6. ​Jar the olives in fresh brine (boil the jars and lids for 10 minutes to sterilize).
  7. ​Into each 1/2 gallon of new brine mix 1 tsp of Citric Acid (obtainable from Health Food Stores).
  8. ​Optional but very desirable—After the olives and the brine, into each jar put 1 Tbl of Olive Oil and 4 Tbl of Red Wine Vinegar.

(Generally, use 1/2 cup of Mesquite Flour to 1 1/2 cups of regular Flour in any recipe that calls for 2 cups of flour.  The possibilities for adapting mesquite flour to standard recipes are endless).

Ingredients:  6 Tbl of room temperature butter; 3/4 cup of sugar; 1/2 tsp of salt; 3 tsp of baking powder; 1 1/2 cups of all purpose flour, 1/2 cup of mesquite flour; 2 eggs; 1/2 cup of milk

  1. Preheat oven to 400.  Grease a 12 or 24 muffin tin.
  2. ​Cream butter and sugar with wooden spoon or mixer.
  3. ​Mix together the salt, baking powder and flour.
  4. Beat the eggs into the milk.
  5. By hand, alternate mixing the flour mixture and the milk/egg mixture into the butter/sugar mixture, until batter is lumpy, not smooth, and thick but moist.  Add a little milk if too dry.
  6. ​Spoon batter into muffin tin.  Bake 10-15 minutes for mini-muffins and 20-30 minutes for regular size muffins, or until an inserted toothpick comes out clean.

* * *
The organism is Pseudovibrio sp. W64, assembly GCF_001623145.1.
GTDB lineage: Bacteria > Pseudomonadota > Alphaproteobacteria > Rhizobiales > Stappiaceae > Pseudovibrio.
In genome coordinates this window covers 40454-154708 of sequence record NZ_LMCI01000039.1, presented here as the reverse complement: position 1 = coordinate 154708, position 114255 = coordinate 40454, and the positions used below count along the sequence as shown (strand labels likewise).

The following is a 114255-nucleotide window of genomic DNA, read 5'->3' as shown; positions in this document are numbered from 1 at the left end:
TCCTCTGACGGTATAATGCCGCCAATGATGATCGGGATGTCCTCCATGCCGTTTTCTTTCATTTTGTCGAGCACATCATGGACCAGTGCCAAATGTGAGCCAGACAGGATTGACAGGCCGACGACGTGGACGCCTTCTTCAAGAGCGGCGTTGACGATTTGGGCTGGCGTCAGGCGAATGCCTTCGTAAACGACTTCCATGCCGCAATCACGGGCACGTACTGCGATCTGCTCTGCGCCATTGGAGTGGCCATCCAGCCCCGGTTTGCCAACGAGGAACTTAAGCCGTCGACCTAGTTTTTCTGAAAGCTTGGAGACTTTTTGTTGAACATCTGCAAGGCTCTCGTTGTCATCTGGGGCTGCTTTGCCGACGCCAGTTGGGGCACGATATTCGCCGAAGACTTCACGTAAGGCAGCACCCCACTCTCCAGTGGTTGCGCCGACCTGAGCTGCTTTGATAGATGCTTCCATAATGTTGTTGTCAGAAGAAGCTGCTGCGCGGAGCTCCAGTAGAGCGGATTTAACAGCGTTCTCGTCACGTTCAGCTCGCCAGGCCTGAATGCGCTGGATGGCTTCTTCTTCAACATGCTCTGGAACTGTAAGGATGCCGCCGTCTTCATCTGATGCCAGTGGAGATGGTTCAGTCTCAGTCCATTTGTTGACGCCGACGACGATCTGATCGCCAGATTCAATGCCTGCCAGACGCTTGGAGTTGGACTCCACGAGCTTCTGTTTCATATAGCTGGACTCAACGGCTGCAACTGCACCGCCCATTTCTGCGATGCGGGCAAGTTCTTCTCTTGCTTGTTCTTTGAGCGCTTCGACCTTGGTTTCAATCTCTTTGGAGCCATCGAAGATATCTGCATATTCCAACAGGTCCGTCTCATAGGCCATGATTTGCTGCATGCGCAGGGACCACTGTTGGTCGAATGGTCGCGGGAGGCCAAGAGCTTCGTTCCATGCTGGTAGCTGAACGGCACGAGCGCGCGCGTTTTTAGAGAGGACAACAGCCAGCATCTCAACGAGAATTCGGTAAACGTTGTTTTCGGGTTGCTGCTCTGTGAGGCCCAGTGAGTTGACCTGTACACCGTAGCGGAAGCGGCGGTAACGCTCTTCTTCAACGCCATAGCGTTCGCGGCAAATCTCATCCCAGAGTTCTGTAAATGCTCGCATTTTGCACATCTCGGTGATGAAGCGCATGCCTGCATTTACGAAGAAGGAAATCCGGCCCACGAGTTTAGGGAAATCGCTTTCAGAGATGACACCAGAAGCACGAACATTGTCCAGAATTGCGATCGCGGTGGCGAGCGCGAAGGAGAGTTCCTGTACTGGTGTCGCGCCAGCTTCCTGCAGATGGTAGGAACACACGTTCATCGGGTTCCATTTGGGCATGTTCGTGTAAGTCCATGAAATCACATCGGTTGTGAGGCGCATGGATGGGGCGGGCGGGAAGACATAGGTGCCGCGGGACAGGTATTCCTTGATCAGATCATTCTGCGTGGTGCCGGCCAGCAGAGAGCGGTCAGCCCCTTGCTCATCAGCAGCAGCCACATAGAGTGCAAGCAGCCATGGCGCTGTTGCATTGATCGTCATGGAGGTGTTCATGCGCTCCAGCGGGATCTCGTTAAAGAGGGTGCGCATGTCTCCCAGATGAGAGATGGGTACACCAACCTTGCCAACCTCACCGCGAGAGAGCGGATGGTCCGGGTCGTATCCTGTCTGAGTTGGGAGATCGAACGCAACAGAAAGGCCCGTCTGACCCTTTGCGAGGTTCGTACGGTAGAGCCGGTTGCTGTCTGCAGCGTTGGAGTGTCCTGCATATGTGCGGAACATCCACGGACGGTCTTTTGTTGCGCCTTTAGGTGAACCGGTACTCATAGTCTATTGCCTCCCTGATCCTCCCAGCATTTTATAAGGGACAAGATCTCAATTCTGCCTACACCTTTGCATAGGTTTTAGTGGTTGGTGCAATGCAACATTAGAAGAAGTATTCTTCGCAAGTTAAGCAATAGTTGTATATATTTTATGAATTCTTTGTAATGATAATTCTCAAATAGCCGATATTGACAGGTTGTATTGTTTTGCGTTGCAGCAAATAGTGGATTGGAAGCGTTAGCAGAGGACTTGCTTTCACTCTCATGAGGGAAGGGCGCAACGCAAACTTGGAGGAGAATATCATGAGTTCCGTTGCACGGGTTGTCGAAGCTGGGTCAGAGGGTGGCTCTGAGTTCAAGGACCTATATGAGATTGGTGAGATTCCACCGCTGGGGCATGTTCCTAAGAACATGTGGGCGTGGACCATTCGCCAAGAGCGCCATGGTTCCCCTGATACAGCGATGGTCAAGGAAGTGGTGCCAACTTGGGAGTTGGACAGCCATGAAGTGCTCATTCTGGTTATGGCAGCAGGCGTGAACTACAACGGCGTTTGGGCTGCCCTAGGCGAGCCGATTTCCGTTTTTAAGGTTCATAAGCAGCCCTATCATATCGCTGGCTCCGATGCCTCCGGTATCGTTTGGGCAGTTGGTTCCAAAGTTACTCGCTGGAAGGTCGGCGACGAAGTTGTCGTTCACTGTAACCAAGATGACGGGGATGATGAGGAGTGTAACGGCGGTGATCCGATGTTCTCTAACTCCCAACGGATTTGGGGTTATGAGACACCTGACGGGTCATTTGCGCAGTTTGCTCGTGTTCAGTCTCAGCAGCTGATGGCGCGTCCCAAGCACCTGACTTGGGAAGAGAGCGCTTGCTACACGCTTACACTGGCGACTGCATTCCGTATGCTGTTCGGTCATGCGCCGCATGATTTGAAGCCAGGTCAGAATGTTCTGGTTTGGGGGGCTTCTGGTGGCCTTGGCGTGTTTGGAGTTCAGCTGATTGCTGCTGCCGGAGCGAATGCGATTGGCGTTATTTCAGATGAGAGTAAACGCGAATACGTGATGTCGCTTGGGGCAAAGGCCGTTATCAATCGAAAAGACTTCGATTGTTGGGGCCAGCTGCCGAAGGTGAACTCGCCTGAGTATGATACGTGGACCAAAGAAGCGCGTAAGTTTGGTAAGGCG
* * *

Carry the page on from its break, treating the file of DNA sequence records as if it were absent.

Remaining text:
7. Remove from oven and let rest for 5 minutes before removing from tin.  Serve warm.

Go to www.desertharvesters.org to learn how to harvest and process Mesquite pods.

Nopales (Cactus Paddles) taste like tangy string beans.  This recipe adopts that. Nopales are available in the supermarket three ways:  spines on, spines off or cut into chunks. To de-spine, hold nopales with tongs and cut off spines with a sharp knife.  Then cut off around the edge. Some people don’t like their texture, which is like okra.  One way to handle that is to roast them in little pieces on a baking sheet with some drizzled olive oil, salt and pepper, at 375 for 20 minutes —the gooeyness bakes off.  They can then be tossed in a salad, etc.  Another way is to cook them in a casserole, where their texture melts into the surrounding juices—this recipe.)